How close should your dog get to source? Will you know it when you see it?
After your dog indicates and you call “alert”, the judge can ask “where is it”, so you should be prepared to answer (either with words or showing with gestures that don’t involve touching anything or contaminating source.)
Current UKC Nosework rules don’t specify how close a dog must be to source. I’ve heard judges say anywhere from 2-6 inches. To put that into perspective, your dog’s favorite tennis ball is about 2.5 inches diameter (or 6.6 cm). That’s smaller than a Post-it Note (3 x 3 inches). So keep that visual target size in mind while training.
In our scent detection lab, we usually use white cardboard boxes with holes that are 2.5 inches in diameter. When you train to find source with this degree of accuracy all the time, you become comfortable with that degree of precision, and will probably get full credit for finding source in most searches.
Note that in pre-trials and container searches at UKC Nosework, you only need to identify the box that contains the hide, and will not be required to narrow it down any further. So if you’re trying your first pre-trial you probably don’t need to worry.
But once you’ve gained experience and progress to interior, exterior and vehicle searches, precision matters. For example, in interior searches where the hide is under a moving trolley, I have seen judges fault teams that located source on the wrong corner of the trolley (calling this a fringe response). I have seen judges fault teams that indicated the wrong side of the space under a door. In vehicle searches, I’ve seen judges fault teams for indicating the wrong corner of a license plate. In those cases, if the teams had located source within 2-6 inches they would likely have passed without any faults. Yes, you can achieve a qualifying leg even with a fault, but if you want to perform well, aim for locating source precisely.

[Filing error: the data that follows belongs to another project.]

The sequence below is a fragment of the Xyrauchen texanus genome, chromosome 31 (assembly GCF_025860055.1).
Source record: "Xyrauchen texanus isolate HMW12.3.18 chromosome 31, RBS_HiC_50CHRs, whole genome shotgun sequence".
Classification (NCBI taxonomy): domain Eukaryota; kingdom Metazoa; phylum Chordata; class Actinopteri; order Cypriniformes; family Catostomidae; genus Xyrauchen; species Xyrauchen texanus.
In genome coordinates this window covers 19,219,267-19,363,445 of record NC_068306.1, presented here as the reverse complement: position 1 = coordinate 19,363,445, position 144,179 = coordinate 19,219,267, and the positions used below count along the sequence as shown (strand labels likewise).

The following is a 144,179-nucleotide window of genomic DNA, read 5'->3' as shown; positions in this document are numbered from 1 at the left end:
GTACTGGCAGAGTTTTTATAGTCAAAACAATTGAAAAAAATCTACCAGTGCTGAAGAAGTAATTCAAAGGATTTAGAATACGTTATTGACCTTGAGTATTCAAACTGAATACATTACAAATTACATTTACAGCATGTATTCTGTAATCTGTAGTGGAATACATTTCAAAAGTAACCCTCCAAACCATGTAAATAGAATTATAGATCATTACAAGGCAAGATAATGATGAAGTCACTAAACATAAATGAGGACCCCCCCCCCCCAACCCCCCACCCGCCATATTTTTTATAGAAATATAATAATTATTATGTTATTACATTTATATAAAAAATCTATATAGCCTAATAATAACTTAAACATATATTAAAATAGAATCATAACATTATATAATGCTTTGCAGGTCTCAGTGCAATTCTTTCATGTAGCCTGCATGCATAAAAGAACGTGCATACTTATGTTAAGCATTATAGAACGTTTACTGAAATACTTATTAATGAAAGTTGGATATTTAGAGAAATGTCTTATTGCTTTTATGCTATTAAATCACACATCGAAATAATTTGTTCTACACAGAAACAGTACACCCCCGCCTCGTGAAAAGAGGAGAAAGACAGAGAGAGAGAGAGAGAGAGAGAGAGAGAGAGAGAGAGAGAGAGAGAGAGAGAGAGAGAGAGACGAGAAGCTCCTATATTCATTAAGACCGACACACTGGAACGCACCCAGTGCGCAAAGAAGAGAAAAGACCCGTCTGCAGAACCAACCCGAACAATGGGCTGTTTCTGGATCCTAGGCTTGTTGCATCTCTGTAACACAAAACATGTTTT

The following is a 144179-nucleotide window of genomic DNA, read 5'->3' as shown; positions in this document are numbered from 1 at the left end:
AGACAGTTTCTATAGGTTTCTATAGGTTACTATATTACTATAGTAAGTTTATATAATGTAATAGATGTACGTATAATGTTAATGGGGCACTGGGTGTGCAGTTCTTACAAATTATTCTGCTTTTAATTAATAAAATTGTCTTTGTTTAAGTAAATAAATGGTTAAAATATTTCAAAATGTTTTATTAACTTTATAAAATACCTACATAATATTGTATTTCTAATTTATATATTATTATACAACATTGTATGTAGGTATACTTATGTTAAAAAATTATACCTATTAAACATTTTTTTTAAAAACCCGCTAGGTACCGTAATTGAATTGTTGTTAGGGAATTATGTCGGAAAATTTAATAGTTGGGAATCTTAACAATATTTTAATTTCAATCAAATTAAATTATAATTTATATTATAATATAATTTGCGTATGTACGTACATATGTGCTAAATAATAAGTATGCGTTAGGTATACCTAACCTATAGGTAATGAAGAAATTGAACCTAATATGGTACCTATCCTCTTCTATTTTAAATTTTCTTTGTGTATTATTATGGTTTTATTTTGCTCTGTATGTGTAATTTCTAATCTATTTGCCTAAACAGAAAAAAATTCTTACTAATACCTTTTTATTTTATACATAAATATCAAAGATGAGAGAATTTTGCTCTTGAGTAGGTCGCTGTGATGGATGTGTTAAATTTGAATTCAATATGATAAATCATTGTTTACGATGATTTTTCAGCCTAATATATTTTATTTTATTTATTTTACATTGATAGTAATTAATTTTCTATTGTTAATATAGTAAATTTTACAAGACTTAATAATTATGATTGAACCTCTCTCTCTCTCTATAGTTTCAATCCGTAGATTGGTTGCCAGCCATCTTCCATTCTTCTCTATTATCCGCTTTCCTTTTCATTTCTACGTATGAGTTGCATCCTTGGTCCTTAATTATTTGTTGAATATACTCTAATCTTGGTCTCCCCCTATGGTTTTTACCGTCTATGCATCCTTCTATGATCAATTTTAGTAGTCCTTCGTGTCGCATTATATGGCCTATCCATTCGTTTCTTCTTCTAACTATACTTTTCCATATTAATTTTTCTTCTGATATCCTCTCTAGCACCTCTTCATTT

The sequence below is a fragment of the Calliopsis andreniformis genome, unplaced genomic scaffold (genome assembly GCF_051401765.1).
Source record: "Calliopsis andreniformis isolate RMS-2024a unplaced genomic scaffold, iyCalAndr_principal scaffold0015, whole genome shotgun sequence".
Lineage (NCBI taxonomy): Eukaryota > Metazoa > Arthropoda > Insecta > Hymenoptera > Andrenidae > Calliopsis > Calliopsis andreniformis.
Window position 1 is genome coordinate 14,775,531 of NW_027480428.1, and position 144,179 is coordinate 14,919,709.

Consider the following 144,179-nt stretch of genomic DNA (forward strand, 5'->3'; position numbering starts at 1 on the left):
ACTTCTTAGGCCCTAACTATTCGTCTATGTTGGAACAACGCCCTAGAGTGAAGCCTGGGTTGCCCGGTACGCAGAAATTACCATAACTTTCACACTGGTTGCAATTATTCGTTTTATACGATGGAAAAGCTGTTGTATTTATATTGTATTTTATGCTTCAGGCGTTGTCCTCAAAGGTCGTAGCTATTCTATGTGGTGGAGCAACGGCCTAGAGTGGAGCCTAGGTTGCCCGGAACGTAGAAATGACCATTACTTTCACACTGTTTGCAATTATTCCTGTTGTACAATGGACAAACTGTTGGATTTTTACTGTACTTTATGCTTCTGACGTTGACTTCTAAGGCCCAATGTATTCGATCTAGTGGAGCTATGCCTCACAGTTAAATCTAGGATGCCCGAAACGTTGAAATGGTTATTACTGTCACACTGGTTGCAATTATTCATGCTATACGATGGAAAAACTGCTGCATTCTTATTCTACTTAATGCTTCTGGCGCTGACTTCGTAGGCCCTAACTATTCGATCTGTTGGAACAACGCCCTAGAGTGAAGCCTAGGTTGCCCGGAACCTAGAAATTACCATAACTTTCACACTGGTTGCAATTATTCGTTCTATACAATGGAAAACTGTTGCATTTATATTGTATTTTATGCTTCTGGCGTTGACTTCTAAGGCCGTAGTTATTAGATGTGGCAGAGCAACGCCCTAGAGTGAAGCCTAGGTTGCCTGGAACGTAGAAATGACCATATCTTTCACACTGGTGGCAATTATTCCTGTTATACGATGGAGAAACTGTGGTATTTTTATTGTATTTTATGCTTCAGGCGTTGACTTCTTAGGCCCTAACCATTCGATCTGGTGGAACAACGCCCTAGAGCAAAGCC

Remember to be patient while your dog is locating source. You’ve probably learned to recognize changes of behavior when your dog first becomes interested in an area. Wait a little longer. Resist the urge to call an alert when you think you see the object with a hide. For example, don’t call the alert and say “it’s the license plate”, while your dog is still sourcing! Give him time to find the exact location of source and show you he has made a decision. Then you have the opportunity to be far more precise, with far greater confidence.
Never forget that hides don’t need to be with an object. I’ve seen exterior searches where the hide is in a crack in the sidewalk, and all the objects in the area (including strollers, toys, columns, garbage cans and statues) are just distractions. In some events, every team has failed because the handlers all stood on top of the crack and blocked access to source, while they spent all their search time directing their dogs to search the objects instead. It’s hard to get close to source when you’re standing on it.
In nosework, your dog is the nose and only he can find source. You are the brains and you need to exercise a lot of self-control and trust your dog to perform the job you’ve trained for. Be patient. Follow your dog (usually by staying behind his butt), and wait until he finds source, within the target size of a tennis ball, and you’ll not only get “close enough”, but get right at source.